The pulmonary manifestations (bilateral apical infiltrates, hilar lymphadenopathy, calcification etc.) of the disease allow it to be readily mistaken for tuberculosis2,6, as it was in our patient. This clinical, as well as pathologic similarity between these two diseases emphasizes the need to be aware of this infection in an area non-endemic for histoplasmosis8.With the help of improved imaging techniques, bilateral adrenal gland enlargement can easily be detected. This finding in itself should suggest disseminated histoplasmosis when observed in the appropriate clinical setting2,6,9,10. A variety of other tests are available for the diagnosis of histoplasmosis (e.g.: specific immunoflourescent antibody staining, nucleic acid hybridization test, complement fixation test, immunodiffusion, urinary and serum assay for histoplasma capsulatum polysacchride antigen etc.)3. An understanding of the uses and limitations of these tests is required to permit prompt and accurate diagnosis. Unfortunately none of these tests are at present available in Pakistan. The diagnosis can also be made by the demonstration of histologically compatible intracellular organisms or a positive culture of blood or viable tissue4,9.10. Some other fungi (e.g.: cryptococcus neoformans, sporothrix schenki etc.) may mimic the intracellular forms of histoplasma capsulatum; these will therefore need to be excluded using appropriate measures4.
In Pakistan, the common practice of housing and selling live chicken and other birds in densely populated residential as well as commercial areas probably serves as a rich and ready source for the propagation of histoplasmosis. Given the lack of awareness about histoplasmosis and the prevalence of tuberculosis in our country, it is possible that many cases of histoplasmosis are being misdiagnosed as tuberculosis. An attempt should be made to create an awareness in the clinicians as well as the community about the existence of this disease. A 3% solution of formalin sprayed on histoplasma capsulatum-containing soil can be used to destroy the fungus4. The abolishment of the practice of selling and housing of live chicken in densely populated areas would also aid in the prevention of propagation of this disease.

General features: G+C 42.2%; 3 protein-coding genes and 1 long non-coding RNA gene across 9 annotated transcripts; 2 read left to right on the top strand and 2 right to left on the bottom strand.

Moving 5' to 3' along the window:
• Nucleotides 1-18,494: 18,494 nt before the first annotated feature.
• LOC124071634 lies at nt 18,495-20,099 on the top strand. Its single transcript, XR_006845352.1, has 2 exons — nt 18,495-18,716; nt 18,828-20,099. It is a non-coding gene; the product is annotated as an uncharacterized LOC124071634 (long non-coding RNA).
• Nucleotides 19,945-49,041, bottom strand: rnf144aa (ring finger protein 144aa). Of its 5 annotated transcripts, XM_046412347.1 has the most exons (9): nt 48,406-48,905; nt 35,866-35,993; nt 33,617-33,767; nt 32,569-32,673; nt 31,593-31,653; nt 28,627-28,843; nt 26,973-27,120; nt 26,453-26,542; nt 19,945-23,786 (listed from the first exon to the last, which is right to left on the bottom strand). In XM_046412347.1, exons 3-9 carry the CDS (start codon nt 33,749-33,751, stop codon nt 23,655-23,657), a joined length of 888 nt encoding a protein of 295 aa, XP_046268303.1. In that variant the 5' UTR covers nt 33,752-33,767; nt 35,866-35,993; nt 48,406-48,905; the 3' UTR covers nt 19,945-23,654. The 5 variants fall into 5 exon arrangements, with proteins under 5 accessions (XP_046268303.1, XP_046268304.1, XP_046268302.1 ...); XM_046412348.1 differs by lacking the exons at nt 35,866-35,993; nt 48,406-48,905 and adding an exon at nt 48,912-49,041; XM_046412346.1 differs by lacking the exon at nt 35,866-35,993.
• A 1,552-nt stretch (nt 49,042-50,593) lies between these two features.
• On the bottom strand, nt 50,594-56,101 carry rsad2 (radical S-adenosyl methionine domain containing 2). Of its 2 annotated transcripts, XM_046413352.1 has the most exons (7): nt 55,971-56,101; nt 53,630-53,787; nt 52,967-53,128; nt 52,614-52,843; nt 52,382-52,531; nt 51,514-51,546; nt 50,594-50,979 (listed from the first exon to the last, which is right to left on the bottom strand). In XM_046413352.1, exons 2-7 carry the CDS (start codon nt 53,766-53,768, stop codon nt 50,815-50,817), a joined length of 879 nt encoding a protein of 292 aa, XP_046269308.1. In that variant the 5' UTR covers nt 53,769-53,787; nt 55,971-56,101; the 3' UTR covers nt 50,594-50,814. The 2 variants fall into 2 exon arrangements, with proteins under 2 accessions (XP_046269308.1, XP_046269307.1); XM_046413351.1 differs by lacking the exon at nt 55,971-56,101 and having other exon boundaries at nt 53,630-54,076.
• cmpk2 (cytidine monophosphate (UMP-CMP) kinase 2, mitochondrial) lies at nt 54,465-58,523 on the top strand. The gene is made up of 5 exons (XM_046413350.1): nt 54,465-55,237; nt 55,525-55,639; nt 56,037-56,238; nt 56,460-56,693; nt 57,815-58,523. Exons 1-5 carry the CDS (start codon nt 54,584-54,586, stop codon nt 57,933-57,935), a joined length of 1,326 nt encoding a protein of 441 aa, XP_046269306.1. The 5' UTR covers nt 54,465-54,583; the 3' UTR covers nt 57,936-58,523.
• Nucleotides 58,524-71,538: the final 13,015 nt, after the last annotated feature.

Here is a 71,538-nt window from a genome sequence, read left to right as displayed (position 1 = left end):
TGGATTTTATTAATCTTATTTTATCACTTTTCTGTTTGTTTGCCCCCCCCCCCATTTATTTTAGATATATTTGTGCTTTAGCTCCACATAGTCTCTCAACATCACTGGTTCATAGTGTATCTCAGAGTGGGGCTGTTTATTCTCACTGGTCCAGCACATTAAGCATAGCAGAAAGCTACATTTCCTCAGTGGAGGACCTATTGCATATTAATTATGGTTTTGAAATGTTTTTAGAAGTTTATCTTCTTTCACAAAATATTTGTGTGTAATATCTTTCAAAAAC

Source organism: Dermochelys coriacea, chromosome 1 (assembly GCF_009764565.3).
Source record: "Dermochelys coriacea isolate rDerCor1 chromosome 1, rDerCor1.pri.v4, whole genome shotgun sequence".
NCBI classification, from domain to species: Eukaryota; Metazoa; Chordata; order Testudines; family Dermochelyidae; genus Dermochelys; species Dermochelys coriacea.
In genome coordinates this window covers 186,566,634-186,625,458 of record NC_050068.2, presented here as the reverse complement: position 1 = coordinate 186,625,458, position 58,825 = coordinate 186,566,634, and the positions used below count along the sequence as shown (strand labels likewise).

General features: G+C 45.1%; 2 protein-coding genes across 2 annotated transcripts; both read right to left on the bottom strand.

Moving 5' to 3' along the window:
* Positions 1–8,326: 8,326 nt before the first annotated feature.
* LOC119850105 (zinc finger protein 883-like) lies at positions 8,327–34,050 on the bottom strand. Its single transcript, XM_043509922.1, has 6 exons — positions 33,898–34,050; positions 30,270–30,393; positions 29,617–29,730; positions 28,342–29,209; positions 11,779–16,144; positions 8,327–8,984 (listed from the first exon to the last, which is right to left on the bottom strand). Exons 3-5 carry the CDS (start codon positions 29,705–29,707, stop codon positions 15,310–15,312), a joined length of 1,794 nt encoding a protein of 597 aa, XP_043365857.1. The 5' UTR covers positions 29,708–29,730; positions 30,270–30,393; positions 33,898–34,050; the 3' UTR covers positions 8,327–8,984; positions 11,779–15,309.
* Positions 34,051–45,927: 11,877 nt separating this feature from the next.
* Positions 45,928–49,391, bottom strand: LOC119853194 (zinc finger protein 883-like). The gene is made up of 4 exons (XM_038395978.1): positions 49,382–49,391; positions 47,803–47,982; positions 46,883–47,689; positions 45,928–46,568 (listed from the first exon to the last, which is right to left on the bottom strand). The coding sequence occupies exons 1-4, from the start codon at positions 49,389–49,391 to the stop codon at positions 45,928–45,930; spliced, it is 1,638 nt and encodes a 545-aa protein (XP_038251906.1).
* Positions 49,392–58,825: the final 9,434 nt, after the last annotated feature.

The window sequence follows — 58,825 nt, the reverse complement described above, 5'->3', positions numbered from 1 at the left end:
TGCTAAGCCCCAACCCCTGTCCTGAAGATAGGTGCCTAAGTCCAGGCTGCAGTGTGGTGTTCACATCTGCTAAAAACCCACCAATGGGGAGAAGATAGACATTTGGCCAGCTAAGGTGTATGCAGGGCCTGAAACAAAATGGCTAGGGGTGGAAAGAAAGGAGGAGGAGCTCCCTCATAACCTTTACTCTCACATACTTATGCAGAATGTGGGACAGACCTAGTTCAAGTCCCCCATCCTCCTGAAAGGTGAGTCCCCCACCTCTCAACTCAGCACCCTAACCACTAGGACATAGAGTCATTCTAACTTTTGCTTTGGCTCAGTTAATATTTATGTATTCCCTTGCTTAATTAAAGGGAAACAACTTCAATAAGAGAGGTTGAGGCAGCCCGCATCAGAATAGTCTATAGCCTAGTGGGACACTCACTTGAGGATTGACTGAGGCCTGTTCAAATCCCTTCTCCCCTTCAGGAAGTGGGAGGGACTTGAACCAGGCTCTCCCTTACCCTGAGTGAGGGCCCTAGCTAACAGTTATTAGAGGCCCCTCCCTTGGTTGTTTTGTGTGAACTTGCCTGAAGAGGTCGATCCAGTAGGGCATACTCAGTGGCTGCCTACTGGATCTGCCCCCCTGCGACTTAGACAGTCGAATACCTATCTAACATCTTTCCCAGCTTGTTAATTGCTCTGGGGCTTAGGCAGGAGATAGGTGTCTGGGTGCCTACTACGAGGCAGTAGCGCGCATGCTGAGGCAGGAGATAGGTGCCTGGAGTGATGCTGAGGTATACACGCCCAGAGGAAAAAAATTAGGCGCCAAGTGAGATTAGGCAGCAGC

References

1.Infectious diseases In: Harrison’s principles of internal medicine, (Fauci, Braunwald, Isselbacher et at ed, 14th edition, McGraw Hill Inc., New York, Vol 1, 1998, pp.1150.51.
2.Infectious diseases In: Principles and practice of infectious diseases, (Mandel, Douglas and Bennet, ed) 3rd edition, Churchill Livingstone, New York, 1990,1989-1999.
3.Daubenton JD, Beatty DW. Disseminated histoplasmosis in an immunocompetent child, South. Afr. Med. J, 1998; 88: 270-71.
4.Wang TL, Cheah JS, Holmberg K. Case report and review of disseminated histoplasmosis in south east Asia, clinical and epidemiologic implications, Trop. Med. Int. Health, 1996;l:35-42.
5.Infectious diseases in: Cecil-Loeb’s textbook of Medicine, (Wyngarden JB, Smith L.H, eds),18th edition, W.B. Saunders Company, Philadelphia, Vol 2, 1992, pp.1838-40.
6.Radin, D.R, Disseminated histoplasmosis: abdominal CT findings in 16 patients, Am. J. Radiol.,1991; 157; 955- 58.
7.Zhou P. Miller, G, Seder, R.A, Factors involved in regulating primary and secondary immunity to infection with histoplasma capsulatum: TNF-alpha plays a critical role in maintaining secondary immunity in the absence of IFN­gamma, J. Immunol. 1998:160:1359-68.
8.Chan KS, Looi LM, Chan SP. Disseminated histoplasmosis mimicking miliary tuberculosis: a case report. Malayas J. Pathol.,1993,15: 155-58.
9.Lee J, Jones PH, Trowell, JE. et at. Hypoadrenal crisis caused by disseminated histoplasmosis, J. Infect., 1993, 27: 18 1-83.
10.Schonfeld AD, Jackson JA, Smith DS, et at, Disseminated histoplasmosis with bilateral adrenal gland enlargement: diagnosis by computed tomography-directed needle biopsy. Tex. Med., 1991, 87: 88-90.